IUU fishing is one of the main impediments to the achievement of legal and sustainable world fisheries at a time of mounting threats to marine biodiversity and food security.
IUU fishing contributes to overexploitation of fish stocks and undermines the recovery of fish populations and ecosystems. It damages the marine environment, distorts competition and puts those fishers who operate legally at a disadvantage. It also adversely affects the economic and social well-being of fishing communities, especially in developing countries3 where coastal communities may rely heavily on fish resources for food and income.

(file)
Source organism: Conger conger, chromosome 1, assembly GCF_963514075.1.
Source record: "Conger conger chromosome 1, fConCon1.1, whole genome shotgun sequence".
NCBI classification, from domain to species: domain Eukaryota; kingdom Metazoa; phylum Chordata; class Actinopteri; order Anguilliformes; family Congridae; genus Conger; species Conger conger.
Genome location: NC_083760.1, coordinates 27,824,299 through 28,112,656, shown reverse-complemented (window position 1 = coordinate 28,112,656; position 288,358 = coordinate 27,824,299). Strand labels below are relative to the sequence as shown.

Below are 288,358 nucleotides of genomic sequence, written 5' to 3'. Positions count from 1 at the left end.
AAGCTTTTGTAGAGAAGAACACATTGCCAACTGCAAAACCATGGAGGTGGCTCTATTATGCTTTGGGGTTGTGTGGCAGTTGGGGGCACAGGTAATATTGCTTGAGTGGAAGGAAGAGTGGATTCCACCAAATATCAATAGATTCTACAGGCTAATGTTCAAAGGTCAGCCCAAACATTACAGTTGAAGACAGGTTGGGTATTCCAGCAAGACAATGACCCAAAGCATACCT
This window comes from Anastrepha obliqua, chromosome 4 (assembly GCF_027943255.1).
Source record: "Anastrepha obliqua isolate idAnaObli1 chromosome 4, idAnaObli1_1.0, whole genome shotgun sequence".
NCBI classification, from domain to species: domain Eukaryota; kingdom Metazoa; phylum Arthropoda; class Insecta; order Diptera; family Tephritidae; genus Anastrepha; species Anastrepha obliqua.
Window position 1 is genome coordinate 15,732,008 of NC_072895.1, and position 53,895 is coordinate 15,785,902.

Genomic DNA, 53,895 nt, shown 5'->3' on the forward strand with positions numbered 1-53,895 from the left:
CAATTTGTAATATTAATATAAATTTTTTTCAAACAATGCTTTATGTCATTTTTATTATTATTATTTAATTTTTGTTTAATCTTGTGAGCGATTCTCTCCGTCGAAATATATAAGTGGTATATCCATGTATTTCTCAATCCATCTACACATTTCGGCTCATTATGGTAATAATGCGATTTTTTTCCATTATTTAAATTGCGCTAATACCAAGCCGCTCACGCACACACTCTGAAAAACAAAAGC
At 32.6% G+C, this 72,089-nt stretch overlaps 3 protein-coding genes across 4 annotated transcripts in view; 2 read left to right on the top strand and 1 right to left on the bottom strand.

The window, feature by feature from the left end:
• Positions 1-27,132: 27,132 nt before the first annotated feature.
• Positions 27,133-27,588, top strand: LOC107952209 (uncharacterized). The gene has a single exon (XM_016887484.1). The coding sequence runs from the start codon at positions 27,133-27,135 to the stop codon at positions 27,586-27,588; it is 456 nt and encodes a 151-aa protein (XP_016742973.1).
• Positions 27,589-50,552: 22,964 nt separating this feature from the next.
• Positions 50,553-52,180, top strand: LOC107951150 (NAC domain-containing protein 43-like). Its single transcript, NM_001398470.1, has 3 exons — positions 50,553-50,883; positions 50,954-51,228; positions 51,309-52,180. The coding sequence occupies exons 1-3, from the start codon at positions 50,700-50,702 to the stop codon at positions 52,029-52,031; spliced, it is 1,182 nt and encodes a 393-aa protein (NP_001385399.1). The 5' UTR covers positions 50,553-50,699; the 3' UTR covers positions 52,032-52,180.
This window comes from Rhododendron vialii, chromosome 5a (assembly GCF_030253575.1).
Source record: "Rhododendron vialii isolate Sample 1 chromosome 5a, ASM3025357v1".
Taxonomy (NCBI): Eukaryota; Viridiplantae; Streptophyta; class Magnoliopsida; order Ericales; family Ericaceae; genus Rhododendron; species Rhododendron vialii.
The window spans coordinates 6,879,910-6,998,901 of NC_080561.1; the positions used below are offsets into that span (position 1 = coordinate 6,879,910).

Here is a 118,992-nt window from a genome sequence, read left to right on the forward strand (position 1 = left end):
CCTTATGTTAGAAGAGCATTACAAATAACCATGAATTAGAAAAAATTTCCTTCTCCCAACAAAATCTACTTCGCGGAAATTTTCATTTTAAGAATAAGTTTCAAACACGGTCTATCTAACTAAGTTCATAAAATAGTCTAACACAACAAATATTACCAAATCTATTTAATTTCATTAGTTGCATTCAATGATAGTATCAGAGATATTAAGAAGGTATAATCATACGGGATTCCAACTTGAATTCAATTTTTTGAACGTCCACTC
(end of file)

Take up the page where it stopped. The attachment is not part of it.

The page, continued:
IUU fishing can occur in any fishery, from shallow coastal or inland waters to deep remote oceans. It is a particular issue in countries where fisheries management is poorly developed, or where there are limited resources to enforce regulations through key tools such as landing controls, vessel inspections and patrols at sea.
Why and how IUU occurs
The main driver for IUU fishing is economic benefit. A vessel that is fishing illegally is able to maximise profits by reducing operating costs in terms of licensing and the requirements that come with it (e.g. compliance with tax and labour laws, use of vessel monitoring systems and correct documentation). IUU fishers may ignore quota levels, enter closed fishing areas, catch undersized fish or target high-value rare or even endangered species, and use banned fishing practices or gear. They often target areas with weak national or international controls to illegally harvest marine resources.Download the Report